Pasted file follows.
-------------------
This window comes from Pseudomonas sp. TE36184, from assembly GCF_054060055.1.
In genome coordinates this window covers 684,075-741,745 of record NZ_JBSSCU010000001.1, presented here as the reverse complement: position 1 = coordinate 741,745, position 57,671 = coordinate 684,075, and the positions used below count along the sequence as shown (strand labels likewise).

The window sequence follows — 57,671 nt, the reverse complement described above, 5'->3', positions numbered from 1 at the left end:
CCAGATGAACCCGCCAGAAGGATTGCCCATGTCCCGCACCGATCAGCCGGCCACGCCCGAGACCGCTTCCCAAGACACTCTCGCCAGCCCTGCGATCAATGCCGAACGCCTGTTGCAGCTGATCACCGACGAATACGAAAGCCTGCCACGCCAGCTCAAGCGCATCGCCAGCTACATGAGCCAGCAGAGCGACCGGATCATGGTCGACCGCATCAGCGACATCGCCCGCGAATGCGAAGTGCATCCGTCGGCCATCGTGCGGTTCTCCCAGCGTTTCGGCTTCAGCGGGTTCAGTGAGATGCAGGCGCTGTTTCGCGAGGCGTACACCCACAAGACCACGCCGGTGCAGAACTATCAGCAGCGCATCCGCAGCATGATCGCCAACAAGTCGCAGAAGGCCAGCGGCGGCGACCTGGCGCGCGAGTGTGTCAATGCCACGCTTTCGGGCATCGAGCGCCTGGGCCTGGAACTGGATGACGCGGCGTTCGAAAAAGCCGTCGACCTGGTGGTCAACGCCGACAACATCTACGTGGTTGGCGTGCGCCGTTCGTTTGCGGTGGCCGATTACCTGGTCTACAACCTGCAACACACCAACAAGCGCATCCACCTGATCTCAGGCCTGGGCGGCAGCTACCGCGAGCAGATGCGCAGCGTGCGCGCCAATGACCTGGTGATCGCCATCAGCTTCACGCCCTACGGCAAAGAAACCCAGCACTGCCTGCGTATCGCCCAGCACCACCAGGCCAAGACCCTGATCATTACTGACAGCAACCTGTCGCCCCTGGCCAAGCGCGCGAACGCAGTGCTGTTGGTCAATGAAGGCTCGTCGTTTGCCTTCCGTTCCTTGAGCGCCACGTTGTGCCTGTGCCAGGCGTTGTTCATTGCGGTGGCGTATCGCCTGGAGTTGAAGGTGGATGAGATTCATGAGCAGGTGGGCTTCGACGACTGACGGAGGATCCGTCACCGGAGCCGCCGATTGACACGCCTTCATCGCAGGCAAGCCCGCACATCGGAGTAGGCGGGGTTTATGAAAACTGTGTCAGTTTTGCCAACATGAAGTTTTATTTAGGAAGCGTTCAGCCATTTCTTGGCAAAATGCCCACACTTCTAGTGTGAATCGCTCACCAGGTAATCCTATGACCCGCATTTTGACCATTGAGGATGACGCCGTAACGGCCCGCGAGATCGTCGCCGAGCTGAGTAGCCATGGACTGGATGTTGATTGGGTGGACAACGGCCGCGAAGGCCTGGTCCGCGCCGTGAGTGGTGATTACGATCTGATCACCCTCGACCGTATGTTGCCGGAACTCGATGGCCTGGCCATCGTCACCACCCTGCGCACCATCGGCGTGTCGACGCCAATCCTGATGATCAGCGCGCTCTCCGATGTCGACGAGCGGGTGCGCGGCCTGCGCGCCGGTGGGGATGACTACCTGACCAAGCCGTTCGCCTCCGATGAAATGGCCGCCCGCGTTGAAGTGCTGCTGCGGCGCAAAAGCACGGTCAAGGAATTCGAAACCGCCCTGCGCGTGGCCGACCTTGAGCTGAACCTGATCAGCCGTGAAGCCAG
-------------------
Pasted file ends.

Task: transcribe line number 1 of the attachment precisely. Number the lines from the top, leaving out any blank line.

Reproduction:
This window comes from Pseudomonas sp. TE36184, from assembly GCF_054060055.1.